Additional specimens examined: China, Qinghai Province, Huangnan City, Zeku County, from D. micans infesting P. crassifolia, Aug. 2019, Z. Wang and Q. Z. Zhou, culture CFCC55628, CFCC55629, CFCC55630, and CFCC55631.

Ophiostoma sanum Z. Wang and Q. Lu, sp. nov. (Figures 8I–L)

MycoBank MB 839884.

Type: China, Qinghai Province, Huangnan City, Zeku County, from D. micans infesting P. crassifolia, Aug. 2019, Z. Wang and Q. Z. Zhou, holotype CXY3012, ex-type culture CFCC55632.

Etymology: The name is based on the hope that everyone stays healthy (Latin: sanum) in the context of the current COVID-19 pandemic.

Diagnosis: Phylogenetically sister to O. kunlunense, differs by asexual morph (hyalorhinocladiella- to raffaelea-like vs. pesotum-like).

Description: Sexual morph not observed. Asexual morph: hyalorhinocladiella- to raffaelea-like.

Hyalorhinocladiella- to raffaelea-like morph: conidiogenous cells arising directly from aerial hyphae (5.2–) 7.0–10.7 (−12.0) × (2.3–) 2.6–3.2 (−3.4) μm. Conidia hyaline, smooth, oval or ovate, and aseptate (4.5–) 4.8–6.3 (−7.3) × (4.3–) 4.4–5.2 (−5.9) μm.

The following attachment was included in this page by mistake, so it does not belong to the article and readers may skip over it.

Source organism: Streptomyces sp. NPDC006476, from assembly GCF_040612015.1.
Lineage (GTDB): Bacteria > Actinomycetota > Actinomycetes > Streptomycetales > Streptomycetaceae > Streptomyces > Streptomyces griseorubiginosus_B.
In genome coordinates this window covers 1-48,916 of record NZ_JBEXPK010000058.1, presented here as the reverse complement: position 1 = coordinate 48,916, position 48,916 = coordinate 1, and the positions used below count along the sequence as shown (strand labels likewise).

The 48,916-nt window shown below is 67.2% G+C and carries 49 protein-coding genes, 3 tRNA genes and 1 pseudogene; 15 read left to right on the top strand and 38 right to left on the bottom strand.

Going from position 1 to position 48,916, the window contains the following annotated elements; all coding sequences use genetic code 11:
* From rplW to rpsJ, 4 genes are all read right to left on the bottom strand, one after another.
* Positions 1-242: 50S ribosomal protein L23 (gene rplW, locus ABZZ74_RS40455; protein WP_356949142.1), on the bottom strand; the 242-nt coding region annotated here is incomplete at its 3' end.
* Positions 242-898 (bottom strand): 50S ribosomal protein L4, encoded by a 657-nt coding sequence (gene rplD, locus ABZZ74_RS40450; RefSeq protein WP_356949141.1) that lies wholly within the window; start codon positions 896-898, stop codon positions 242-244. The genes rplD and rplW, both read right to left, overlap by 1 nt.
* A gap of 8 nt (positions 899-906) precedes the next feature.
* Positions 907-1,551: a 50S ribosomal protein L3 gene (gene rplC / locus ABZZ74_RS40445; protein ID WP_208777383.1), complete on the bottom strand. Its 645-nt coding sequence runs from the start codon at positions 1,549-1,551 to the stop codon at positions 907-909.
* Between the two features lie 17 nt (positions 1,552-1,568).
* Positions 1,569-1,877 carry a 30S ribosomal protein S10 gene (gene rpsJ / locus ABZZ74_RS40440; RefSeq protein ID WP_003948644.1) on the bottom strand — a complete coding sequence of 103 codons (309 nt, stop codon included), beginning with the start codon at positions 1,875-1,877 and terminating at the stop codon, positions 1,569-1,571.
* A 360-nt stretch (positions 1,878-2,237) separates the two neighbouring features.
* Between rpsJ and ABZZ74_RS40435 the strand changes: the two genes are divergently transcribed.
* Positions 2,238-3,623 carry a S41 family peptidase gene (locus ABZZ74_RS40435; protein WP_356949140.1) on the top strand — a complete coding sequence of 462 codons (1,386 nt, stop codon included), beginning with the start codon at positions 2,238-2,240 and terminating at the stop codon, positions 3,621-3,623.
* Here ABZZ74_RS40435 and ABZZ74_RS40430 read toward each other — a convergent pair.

Cultures: Colonies on 2% MEA at 25°C reaching a diameter of 50 mm in 7 days, hyaline to white gray initially, later becoming gray brown; mycelium superficial with sparsely aerial mycelia, and the colony margin irregular. Optimal temperature for growth is 25°C; no growth was observed at 0°C and 35°C.

Associated insects: D. micans.

Known host and distribution: Known on P. crassifolia in Qinghai, China.

Notes: O. sanum and O. kunlunense were the closest in phylogenetic analysis, and both were collected from Qinghai, China (Chang et al., 2020). However, their substrates were different. The former was isolated from D. micans infesting P. crassifolia, while the latter was isolated from Ips shangrila infesting Picea purpurea. O. sanum can be distinguished from O. kunlunense based on differences in the optimal growth temperature (25°C vs. 20°C). Furthermore, O. sanum grows slowly at 5°C and 30°C, but O. kunlunense cannot grow under these temperatures. O. maixiuense and O. sanum belonged to lineage A and were the most closely related to O. aggregatum, Ophiostoma sp., and O. kunlunense (Figure 4 and Supplementary Figures 4, 5). All five species were isolated from conifers in China, but the host and vector species were different, viz. O. maixiuense and O. sanum associated with D. micans infesting P. crassifolia, O. aggregatum associated with Tomicus infesting Pinus, Ophiostoma sp. associated with D. armandi infesting Pinus armandii, and O. kunlunense associated with three mites in the galleries of I. shangrila infesting P. purpurea (Figure 4; Wang et al., 2019; Chang et al., 2020).